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St. Paul celebrating the first Mass in Oregon

A special Mass and luncheon on Sunday will celebrate Father Francis Blanchets arrival in 1839


St. Paul’s role in the settling of the Pacific Northwest will take center stage on Sunday, when St. Paul Catholic Church will celebrate the 175th anniversary of the first Mass in what is now the state of Oregon.by: SETH GORDON - Hallowed history -- St. Paul Catholic Church will celebrate the 175th anniversary of the first Mass in Oregon -- performed in the church Jan. 6 1839 -- with a concelebrated Mass with archbishop Alexander Sample at 11 a.m. on Sunday.

At the request of French Canadian settlers, who in 1834 asked that a priest be sent for their benefit, Father Francis Blanchet offered Mass for the first time at St. Paul church on Jan. 6, 1839.

The celebration, which will also commemorate the establishment of the first Catholic parish and cemetery in 1839, will begin at 10 a.m. with a musical prelude by pianists and cousins Maxine Ernst Brassel and Claudia Ernst Smith.

Five donors contributed to the rental of two baby grand pianos for the event. Liturgy and music have been organized by parish choir director Kevin Smith and cantor Robin Mallory.

Brassel and Smith also performed at the 150th anniversary celebration in 1989, at which current parish priest monsignor Gregory Moys was also present, as he was finishing up a one-year stint in St. Paul.

Archbishop Alexander Sample will make his first visit to the parish to participate, along with visiting priests, in a concelebrated Mass at 11 a.m.

Moys, who returned to St. Paul in 2009, will give a presentation on the history of the St. Paul Catholic Mission following Mass and preceding a catered luncheon at the community hall. Good will donations will be accepted and commemorative plates will be available for purchase at the hall.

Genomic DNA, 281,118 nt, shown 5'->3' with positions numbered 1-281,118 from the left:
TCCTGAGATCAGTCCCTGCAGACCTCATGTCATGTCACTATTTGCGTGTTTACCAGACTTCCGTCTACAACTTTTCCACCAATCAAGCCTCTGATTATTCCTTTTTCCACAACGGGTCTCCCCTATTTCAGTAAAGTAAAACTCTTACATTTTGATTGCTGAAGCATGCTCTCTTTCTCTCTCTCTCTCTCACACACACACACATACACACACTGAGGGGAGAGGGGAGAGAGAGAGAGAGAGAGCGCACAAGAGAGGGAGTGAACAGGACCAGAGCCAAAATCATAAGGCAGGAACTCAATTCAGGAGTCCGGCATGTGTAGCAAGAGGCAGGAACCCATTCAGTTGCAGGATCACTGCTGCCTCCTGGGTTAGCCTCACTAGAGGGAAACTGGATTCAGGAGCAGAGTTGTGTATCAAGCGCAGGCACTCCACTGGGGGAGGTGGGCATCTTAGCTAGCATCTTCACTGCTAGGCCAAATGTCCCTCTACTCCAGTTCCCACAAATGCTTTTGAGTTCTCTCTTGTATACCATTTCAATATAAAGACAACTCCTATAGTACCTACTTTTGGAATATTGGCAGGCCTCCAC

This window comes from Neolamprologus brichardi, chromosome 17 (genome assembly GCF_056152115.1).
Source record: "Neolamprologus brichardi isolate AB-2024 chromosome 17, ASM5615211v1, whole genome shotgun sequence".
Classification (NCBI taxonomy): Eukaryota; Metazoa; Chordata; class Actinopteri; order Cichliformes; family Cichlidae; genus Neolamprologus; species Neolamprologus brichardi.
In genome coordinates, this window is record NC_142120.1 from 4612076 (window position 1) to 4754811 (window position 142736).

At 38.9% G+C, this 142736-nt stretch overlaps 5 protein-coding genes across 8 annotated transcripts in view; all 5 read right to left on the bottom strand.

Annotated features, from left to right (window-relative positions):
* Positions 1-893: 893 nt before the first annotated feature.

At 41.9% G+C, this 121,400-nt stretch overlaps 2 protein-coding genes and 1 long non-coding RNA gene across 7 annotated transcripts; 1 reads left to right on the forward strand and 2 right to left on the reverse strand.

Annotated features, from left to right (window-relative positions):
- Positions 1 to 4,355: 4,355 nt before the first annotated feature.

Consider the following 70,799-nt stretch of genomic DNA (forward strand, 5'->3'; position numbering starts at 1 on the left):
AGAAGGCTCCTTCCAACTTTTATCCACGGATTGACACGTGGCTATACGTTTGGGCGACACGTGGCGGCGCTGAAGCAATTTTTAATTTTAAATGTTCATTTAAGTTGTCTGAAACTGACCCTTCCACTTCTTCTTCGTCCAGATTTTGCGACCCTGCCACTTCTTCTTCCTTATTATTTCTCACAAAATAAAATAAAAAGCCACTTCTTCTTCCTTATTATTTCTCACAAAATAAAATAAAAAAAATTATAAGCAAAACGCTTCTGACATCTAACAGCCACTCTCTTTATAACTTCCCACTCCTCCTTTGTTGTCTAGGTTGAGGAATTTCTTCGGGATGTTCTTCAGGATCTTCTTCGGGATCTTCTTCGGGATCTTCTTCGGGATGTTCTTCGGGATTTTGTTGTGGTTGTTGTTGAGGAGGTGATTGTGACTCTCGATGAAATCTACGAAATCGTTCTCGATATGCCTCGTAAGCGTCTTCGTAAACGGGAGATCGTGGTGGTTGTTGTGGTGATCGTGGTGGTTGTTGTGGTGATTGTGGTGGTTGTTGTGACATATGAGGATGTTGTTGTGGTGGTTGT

“The parish community of Saint Paul in St. Paul, Oregon, is a study of a lived faith throughout the history of the Catholic Church in Oregon,” Moys said. “It seems that each year brings another milestone in the historical development of our community. Historical celebrations not only remind us of our origins pointing the way to new beginnings in fulfilling the hopes and visions of those who have gone before us and our hopes and visions in a faith lived today.”

Moys also noted that because families have passed down their farms from generation to generation, St. Paul’s population has remained at around 300 people, helping the community to remain uniquely unchanged even to this day.

The church will continue to celebrate the anniversaries throughout the year, including with its first pictorial directory since the 150th anniversary, and Moys plans to produce a historical booklet in the coming months.

The church, which Moys estimated can hold around 350 people, will hold its regularly-scheduled Mass at 8 a.m., as well.

The St. Paul Parochial School will celebrate its 170th anniversary in 2015.



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